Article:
Corner of Turk and Fillmore
This was one of the first and one of the largest substations built at the turn of the century when street cars were first converted to electric power. The construction date has been documented as both 1902 and 1907.
United Railroads owner, the owner of the line when the building was built, was Patrick Calhoun. Calhoun was a boxing fan and often hired professional fighters as motormen and conductors. There was a gym to the right of the building, explaining why there are no windows on that side of the building. That lot is now the Fillmore-Turk mini park.
United Railroads was the third iteration of the company. The first franchise, what would become the Market Street Railway, and the first street-railway on the Pacific coast, was granted in 1857 to Thomas Hayes. The line was the first horsecar line to open in San Francisco and it opened on July 4, 1860. A few years later, the line was converted to steam power utilizing a steam engine that was part locomotive and part passenger car.
By the 1906 earthquake it was the United Railroads of San Francisco. After the quake the Fillmore Street line was the first to go back into service.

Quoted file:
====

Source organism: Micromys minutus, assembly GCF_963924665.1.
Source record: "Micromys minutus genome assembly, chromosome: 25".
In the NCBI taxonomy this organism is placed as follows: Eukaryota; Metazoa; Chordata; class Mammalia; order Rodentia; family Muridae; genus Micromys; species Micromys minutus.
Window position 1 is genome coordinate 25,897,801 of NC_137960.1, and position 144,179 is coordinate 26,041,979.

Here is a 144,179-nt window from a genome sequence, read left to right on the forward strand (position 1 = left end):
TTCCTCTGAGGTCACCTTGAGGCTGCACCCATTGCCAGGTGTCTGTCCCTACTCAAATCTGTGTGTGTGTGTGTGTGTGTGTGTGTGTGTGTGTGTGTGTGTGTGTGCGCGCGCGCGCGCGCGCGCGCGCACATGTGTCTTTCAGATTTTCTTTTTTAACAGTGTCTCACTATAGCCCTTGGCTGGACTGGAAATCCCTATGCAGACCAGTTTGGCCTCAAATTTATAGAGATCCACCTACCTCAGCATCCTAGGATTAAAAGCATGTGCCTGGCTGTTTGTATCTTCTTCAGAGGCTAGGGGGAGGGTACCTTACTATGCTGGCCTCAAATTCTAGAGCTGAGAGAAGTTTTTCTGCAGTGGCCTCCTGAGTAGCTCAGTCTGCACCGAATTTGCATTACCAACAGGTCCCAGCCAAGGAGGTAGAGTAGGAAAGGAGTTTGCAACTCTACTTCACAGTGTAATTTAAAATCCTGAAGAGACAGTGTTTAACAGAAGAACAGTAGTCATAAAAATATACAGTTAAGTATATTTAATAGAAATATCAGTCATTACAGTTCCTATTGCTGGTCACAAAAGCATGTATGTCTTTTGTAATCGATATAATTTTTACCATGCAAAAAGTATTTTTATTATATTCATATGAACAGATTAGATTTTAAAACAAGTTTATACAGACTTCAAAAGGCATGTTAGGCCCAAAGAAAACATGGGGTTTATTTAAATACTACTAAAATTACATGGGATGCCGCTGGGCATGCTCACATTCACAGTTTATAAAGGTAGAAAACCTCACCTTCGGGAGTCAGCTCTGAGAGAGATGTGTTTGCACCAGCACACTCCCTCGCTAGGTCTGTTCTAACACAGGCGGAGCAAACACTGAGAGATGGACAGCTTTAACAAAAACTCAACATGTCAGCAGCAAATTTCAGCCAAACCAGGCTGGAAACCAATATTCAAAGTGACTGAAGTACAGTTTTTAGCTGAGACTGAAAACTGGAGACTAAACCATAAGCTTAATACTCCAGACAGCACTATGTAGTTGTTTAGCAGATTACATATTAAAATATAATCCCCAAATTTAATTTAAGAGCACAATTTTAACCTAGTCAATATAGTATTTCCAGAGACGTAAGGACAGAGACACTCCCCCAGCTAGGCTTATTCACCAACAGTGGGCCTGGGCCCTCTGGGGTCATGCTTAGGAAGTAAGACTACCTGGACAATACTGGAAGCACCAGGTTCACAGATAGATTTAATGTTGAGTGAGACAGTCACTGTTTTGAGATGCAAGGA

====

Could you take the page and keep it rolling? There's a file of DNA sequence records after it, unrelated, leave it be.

In 1944 all the street lines were absorbed into the Municipal Railway. The Fillmore substation fed power to streetcars in the western half of the city until 1978, when a new substation was built at Sutter and Fillmore and the old one was declared surplus, it was then declared a landmark.
The building has been sitting vacant and in bad shape – the ventilation tower collapsed and for a while the back wall was held up with posts. The Redevelopment Agency bought it with plans to convert it into a community center. The plan never got off the drawing table, so the building was sold back to the city. At this point, it continues to sit empty with no foreseeable future.